Mr. Des Pres has examined with great attention and an eye for what is theoretically interesting accounts by survivors of the concentration camps of Nazi Germany and the Soviet Union. Under conditions of “extremity”—Auschwitz, Karaganda—ordinary patterns of behavior vanish and are replaced by other patterns that manifest, so Des Pres believes, certain fundamental truths about human nature. Such truths will certainly be of interest to social anthropologists and to psychologists and psychotherapists; even more, they will be of interest—a more than speculative interest—to all men who know themselves to be moral and political animals and wish to think reflectively about their condition.
There were heroes and saints, men of extraordinary courage and of singular purity of heart, in the camps. These did not for the most part survive. Virtues that in a peaceful society blaze out and enchant even those who have chosen mediocrity were in the society of the camps variations that worked against survival. Equally, treachery and greed were useless even when the motive was to propitiate the powers ruling the camps; the SS, to choose the German examples, for about these much more is known, were so saturated with monstrous longings (Republic 571-579) that small vices must have been to them quite undistinguishable; in any case, as so many accounts make plain, there was a discipline among the victims that restrained or punished the today and the thief. What, then, of those who almost in the teeth of possibility survived to be witnesses and spokesmen, small points of light in the darkness of the time?
Des Pres thinks he can pick out certain individual characteristics and certain features of communal life in the camps that made for survival. Of course, none of these could conceivably be sufficient conditions for survival; and even the idea that they were necessary conditions for survival is full of difficulties. The death-dealing regimes resembled natural disasters such as earthquakes and volcanic eruptions: those survive who survive, by, as it were, a grace of Fate. Certainly, in some cases we should be inclined to think we understand how it was possible for such and such a man or woman to have come through. This combination, we should be inclined to say, of physical strength, moral courage, intelligence, brightness of temperament, was in this case a condition without which survival would have been unlikely, but such a combination would never be a protection against the guns and whips of the camp guards.
A psychoanalytical account may give us insight into why a given man abuses his father; but if we generalize the account to the point where any behavior is compatible with the psychoanalytical account—and where it applies to all sons in relation to all fathers—we feel the explanation offered has come to pieces in our hands, though this doesn’t or shouldn’t bring us to doubt the original insight. It is always tempting to establish a microcosm-macrocosm relation, and one that goes both ways, between gross features and particular cases.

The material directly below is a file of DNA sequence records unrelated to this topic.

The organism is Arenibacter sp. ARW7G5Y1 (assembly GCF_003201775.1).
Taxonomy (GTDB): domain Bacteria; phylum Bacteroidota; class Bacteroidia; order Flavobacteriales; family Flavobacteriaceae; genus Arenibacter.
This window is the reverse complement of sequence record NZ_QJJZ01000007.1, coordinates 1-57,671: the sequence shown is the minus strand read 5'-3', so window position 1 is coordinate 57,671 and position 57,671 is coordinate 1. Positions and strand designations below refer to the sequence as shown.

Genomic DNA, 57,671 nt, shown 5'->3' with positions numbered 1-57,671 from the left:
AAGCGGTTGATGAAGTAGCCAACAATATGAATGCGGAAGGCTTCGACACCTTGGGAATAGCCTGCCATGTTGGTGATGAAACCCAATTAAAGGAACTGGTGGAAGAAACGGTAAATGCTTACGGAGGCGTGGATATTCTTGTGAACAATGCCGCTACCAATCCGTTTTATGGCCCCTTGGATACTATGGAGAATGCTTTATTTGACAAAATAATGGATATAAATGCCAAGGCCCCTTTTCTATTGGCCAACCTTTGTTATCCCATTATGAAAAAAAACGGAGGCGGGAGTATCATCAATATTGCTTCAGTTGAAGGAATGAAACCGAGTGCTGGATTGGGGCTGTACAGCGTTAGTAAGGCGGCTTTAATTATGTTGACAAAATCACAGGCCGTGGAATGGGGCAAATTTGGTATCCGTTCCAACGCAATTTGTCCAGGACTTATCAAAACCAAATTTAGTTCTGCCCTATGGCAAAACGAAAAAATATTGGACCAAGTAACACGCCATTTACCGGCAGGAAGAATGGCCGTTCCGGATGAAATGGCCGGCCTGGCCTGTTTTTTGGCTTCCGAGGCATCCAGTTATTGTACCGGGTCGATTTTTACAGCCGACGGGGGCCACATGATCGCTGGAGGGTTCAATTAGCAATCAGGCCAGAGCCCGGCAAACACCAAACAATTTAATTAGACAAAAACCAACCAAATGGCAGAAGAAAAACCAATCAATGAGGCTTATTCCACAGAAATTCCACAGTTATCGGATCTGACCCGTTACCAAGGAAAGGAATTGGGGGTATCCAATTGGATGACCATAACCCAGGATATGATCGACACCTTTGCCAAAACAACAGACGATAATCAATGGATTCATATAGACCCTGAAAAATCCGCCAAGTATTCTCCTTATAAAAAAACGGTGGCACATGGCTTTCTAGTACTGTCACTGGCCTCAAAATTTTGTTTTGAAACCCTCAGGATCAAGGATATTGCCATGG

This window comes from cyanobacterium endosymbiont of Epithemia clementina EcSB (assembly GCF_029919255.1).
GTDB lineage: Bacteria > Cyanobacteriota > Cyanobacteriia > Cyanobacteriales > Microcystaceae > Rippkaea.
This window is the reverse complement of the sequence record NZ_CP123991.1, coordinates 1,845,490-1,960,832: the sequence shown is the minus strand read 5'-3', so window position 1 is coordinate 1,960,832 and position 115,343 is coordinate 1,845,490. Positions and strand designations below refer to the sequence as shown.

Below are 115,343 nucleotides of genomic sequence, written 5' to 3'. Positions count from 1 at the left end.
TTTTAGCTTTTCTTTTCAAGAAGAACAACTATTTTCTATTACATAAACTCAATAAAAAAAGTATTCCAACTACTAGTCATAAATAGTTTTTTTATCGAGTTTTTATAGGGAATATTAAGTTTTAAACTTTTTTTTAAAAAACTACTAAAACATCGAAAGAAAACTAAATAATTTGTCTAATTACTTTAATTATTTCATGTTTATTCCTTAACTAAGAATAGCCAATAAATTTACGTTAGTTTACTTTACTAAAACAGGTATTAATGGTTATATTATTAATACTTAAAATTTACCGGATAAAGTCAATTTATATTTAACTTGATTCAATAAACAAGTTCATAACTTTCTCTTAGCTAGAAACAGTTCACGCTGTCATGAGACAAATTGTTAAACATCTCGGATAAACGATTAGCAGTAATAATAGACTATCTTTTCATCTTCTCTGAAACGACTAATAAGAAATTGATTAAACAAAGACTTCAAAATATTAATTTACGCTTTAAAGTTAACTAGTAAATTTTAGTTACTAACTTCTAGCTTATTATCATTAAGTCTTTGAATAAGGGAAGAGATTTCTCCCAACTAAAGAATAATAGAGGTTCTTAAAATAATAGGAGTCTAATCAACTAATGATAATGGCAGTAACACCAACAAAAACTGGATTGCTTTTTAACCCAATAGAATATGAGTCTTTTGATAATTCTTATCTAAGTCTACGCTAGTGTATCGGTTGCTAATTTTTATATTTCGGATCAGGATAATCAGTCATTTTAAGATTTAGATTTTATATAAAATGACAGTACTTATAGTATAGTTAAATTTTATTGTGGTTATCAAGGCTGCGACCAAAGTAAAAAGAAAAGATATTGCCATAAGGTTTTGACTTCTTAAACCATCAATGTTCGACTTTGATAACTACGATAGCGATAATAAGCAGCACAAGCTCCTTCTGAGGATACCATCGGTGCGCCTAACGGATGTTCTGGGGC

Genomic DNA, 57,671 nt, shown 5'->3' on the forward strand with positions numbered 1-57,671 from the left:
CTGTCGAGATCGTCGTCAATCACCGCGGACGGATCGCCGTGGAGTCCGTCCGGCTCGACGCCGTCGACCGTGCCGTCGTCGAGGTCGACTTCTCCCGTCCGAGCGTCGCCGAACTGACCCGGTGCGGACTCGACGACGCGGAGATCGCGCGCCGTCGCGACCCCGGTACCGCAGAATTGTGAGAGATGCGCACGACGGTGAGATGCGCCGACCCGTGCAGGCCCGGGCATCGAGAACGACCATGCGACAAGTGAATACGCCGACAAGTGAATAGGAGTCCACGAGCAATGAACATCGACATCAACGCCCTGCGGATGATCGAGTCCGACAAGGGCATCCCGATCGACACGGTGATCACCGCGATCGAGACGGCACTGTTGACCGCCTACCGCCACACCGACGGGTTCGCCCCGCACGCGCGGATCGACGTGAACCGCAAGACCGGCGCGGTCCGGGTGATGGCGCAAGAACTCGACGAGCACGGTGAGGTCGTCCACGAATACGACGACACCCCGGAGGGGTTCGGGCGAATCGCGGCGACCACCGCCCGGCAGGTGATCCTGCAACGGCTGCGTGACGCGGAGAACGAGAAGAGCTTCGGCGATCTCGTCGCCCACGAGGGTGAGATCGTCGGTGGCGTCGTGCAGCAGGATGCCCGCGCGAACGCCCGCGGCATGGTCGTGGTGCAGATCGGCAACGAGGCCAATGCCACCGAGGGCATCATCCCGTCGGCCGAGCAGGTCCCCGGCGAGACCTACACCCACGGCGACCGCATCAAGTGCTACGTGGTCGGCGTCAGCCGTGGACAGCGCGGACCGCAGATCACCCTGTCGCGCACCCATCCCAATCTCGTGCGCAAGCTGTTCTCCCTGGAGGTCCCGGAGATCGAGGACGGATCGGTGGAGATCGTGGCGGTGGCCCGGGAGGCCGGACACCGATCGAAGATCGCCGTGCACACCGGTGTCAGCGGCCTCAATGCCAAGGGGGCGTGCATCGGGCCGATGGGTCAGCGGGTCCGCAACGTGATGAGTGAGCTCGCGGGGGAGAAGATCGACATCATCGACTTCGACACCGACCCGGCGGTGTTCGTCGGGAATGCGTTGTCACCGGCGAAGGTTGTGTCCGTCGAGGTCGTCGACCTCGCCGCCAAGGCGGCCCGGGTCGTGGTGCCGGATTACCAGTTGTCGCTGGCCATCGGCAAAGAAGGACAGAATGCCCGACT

I am not sure that Des Pres has always withstood this temptation. He is inclined to go from the testimony of those with whom he is already on general grounds sympathetic (Eugen Kogon in The Theory and Practice of Hell is an example) to rather firm conclusions, and to put aside the testimony of those others (Bettelheim, for instance, in The Informed Heart) he finds unconvincing. But he does recognize the ambiguity of much of the testimony. He cites the case of one writer who describes Maidanek as a world in which “the doomed devour each other”; but the same writer describes generous and self-sacrificing conduct on the part of fellow prisoners. Another writer tells us that in Soviet camps “the conditions under which we had to live aroused the worst instincts in all of us. All trace of human solidarity vanished”; and yet an utter stranger came to the assistance of the writer and saved his life.
What he gathers from the general testimony of the survivors is something like this. There was in many of them a stubborn will to live that didn’t rest upon spiritual considerations, that wasn’t a fruit of the morality the survivor had professed before arrest, but was a quasi-biological response to the infernal (a word precisely the right one) conditions of life in the camps. It is like the persistence of animals and plants under unfavorable conditions. At times Des Pres wants to say that it is a biological and nonrational response, and in a highly speculative final section of his book he wants to identify this will to live with the “will” to live—the quotation marks around “will” are important—of living species other than man. I will say something about such speculations later.
But Des Pres is uneasy about treating the responses, individual and collective, of the men and women in the camps as purely biological, and he often writes in a different way. For example: “In a literal sense…countless, concrete acts of subterfuge constituted the ‘underlife’ of the death camps. By doing what had to be done (disobey) in the only way it could be done (collectively) survivors kept their social being, and therefore their essential humanity, intact.” This is well said. What are we, then, to make of this summarizing statement in his preface?
…the most significant fact about [the survivors’] struggle is that it depended on fixed activities: on forms of social bonding and interchange, on collective resistance, on keeping dignity and moral sense active. That such thoroughly hu-man kinds of behavior were typical in places like Buchenwald and Auschwitz amounts to a revelation reaching to the foundation of what man is. Facts such as these discredit the claims of nihilism and suggest, further, that when men and women must face months and years of death-threat they endure less through cultural than through biological imperatives [my italics].
I find the conclusion here baffling. Obedience to a biological imperative (that there are such imperatives may be a theological premise, one Des Pres certainly doesn’t accept, or “imperative” may here be metaphorical) is neither dignified nor undignified. When the urge, or whatever it is to be called, is less than an imperative, whether to fall in with it or not is a matter of paying heed to such , as dignity and moral sense, concepts that have meaning only within the context of human culture.
Des Pres shows that under the condition of extremity men become cooperative and go in for symbolic acts that demonstrate their solidarity and reinforce it. Sharing and gift-giving—the latter has an almost unbearable pathos where poverty is so great—become a way of life among members of the camp. A little market economy may even grow up, one ironically close to the egalitarian model of a pure market economy, and sustain a shadowy social life and provoke intelligent activity. These descriptions of what must be called civility in a world with a huge barbaric superstructure are the most moving things in the book.